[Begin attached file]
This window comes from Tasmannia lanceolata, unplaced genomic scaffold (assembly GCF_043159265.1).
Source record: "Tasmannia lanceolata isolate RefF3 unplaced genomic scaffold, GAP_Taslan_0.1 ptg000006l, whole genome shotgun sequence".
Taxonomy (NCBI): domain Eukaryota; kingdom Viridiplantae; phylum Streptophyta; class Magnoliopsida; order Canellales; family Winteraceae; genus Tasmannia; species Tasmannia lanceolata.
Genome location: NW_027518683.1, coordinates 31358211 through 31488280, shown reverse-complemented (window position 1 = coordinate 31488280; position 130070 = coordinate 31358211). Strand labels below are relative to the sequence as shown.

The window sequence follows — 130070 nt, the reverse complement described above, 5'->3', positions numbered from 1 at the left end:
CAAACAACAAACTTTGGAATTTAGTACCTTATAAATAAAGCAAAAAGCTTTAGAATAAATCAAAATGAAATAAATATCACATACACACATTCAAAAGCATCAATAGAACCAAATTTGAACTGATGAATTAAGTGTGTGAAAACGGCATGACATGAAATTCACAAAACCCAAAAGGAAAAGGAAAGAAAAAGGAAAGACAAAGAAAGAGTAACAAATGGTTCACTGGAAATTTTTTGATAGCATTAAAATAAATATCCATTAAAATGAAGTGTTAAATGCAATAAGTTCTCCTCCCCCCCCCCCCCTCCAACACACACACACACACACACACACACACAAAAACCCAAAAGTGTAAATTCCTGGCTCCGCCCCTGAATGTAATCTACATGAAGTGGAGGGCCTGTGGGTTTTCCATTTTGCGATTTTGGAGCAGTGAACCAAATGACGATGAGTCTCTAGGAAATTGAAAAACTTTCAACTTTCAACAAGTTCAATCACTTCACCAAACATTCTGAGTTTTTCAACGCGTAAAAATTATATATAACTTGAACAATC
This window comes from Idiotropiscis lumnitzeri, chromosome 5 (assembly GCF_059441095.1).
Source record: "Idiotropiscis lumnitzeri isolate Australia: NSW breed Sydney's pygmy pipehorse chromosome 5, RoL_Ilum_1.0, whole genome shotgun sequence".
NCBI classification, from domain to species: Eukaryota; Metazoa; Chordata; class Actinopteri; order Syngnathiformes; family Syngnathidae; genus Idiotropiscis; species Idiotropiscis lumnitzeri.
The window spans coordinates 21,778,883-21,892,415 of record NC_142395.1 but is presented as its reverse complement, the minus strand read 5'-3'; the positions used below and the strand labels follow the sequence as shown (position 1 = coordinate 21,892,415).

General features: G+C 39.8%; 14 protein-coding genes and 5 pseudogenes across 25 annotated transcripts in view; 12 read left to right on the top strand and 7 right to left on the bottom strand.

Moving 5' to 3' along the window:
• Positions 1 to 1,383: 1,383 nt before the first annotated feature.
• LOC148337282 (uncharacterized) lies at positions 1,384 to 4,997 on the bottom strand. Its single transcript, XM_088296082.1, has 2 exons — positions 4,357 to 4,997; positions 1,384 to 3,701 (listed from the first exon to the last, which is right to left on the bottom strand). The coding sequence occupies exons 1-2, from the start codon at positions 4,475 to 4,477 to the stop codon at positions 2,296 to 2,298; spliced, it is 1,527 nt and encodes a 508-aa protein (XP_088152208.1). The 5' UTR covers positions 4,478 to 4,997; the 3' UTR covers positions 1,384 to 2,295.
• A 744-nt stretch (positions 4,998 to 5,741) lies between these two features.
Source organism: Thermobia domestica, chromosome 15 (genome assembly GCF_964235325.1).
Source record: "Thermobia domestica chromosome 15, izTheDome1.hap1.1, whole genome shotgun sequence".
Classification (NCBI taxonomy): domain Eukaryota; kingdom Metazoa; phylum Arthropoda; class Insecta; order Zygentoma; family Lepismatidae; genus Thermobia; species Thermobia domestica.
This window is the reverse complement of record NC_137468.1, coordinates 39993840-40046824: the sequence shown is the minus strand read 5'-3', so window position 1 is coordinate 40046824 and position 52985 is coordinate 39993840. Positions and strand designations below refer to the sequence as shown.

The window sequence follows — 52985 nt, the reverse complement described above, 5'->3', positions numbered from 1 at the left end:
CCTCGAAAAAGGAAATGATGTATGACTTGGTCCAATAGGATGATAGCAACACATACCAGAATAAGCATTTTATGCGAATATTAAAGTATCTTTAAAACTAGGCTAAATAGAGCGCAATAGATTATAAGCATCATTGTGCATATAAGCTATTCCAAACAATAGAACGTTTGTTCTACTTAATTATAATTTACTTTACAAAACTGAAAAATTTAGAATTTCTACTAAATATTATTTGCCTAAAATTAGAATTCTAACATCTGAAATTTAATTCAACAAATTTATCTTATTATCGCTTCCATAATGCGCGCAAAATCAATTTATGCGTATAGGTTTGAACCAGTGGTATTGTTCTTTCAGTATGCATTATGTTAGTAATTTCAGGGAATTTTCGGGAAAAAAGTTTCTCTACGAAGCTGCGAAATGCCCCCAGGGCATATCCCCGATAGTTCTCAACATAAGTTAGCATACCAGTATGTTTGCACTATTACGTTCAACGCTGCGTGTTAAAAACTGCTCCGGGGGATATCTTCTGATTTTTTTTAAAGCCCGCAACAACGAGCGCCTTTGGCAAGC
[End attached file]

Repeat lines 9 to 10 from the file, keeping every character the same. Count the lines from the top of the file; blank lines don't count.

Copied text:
NCBI classification, from domain to species: Eukaryota; Metazoa; Chordata; class Actinopteri; order Syngnathiformes; family Syngnathidae; genus Idiotropiscis; species Idiotropiscis lumnitzeri.
The window spans coordinates 21,778,883-21,892,415 of record NC_142395.1 but is presented as its reverse complement, the minus strand read 5'-3'; the positions used below and the strand labels follow the sequence as shown (position 1 = coordinate 21,892,415).